Cartoonist Gia-Bao Tran illustrates his family’s narrative through the filter of the past
“A man without history is a tree without roots – Confucius”
Ranked as a Top 10 Graphic Memoirs of All Time by Time Magazine, ‘Vietnamerica: A Family’s Journey’ provides a window into the past with illustrations about his family’s personal history across generations and different continents. The images are rendered by an individual whose background includes traditional cartooning, graphic design, watercolor, and block printing.
“You can’t look at our family in a vacuum and apply your contemporary Western filter to them.”
The author plays the title character, referring to himself as GB (an acronym of his given name, Gia-Bao).
GB grows up without knowing how or what uprooted his parents from their ancestral home of Vietnam 30 years ago.
And on page one of the book, the cartoonist introduces the reason for his family’s departure from Vietnam. The entire page is stained with red brush strokes and a streak of smoke in the bottom left hand corner. There is a gray war plane flying towards the edge of the page.
It’s important to note these entities as they form the basis of Tran’s exposition: color being used as a visual language and the repetition of both text and images to symbolize the connection between past, present ,and future. Every element that finds itself on the paper has deeper meaning that is left up to the reader to uncover.
“We were all overwhelmed trying to start over from nothing. The simplest things were suddenly impossible to do.”
While GB is the main character, his parents’ personal histories form the backbone of the story. Our first encounter with GB’s parents comes immediately after the page one flashback chronicling their escape from Saigon in 1975 with three children in tow (GB was born in the following year.)
Fast forward 30 years later, the two parents reappear aged and back in Vietnam. GB’s mother, Dzung is endearingly nostalgic while his father, Tri Tran is anything but. The two have returned to Vietnam to attend their parents’ funerals. Dzung loses her beloved mother, Thi Mot, but the homecoming is more joyous than tearful as it is the first time she is able to reunite with her family after 30 years apart. On the other hand, Tri Tran’s reluctantly pays respect to his deceased father Huu Nghiep. Their relationship is one marred by the effects of war as Tri’s father was a high-ranking officer who abandoned Tri as a young child to take arms against the Japanese, French, and Americans.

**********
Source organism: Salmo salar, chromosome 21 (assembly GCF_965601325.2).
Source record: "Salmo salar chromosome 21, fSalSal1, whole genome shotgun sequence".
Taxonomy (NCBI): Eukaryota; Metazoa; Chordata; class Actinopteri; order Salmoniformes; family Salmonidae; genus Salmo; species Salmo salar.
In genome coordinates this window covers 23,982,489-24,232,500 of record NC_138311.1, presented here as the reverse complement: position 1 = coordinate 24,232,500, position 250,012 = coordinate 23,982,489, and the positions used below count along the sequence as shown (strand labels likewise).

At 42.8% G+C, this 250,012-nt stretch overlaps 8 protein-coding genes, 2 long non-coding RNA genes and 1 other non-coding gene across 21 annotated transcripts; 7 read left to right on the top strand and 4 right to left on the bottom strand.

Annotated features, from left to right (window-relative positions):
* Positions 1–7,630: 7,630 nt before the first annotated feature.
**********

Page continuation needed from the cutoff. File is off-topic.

“Sons and daughters, brothers and sisters, customs and shared history lost within the span of single generation.”
Meanwhile, GB is portrayed as a man without a heritage. Disinterested and insensitive. His father continuously scolds him for imposing his Western mentality on a culture he barely knows.
But naturally, in every homecoming, realizations are made as the present collides with the past. GB is forced to reconcile with the truth about his parent’s homeland and livelihood before the War. A moment that sticks out in my mind is a scene of exodus, painted in angry shades of cobalt blue and steely gray against a blood-red sky. The bottom panel on the same page is that of Vung Tau, portrayed in pale orange and muted teal. Vung Tau is the beachside town where Dzung and her husband Tri Tran lived happily prior to the Fall of Saigon in 1975. The juxtaposition between desperation and tranquility is an intensely raw comparison between humanity at its best and worst.
“It was then that they realized their Vietnam only existed in stories and fading memories.”
Vietnamerica is a beautiful collage of memories; an honest portrayal of the art of remembering. It’s a tangle of emotions and narratives, deviating from traditional linear storytelling in favor of a disjointed narrative. The author jumps between the past and present and different sets of narrators. Chaos and noise canvas the pages. The delivery feels very personal, as if the author is asking us to piece together the puzzle with him.
Overall, the discord brings into stark relief the generational and cultural divide that separates a family in diaspora in that the losses suffered were more about the intangibles: language, history, and identity. As Tran attempts to reconnect to his roots, the epiphany dawns on him that “sometimes doing what’s right means leaving things behind.” You ultimately leave with a profound respect for all those who courageously left everything behind in the name of survival and self-preservation.
All Photos Courtesy of GB Tran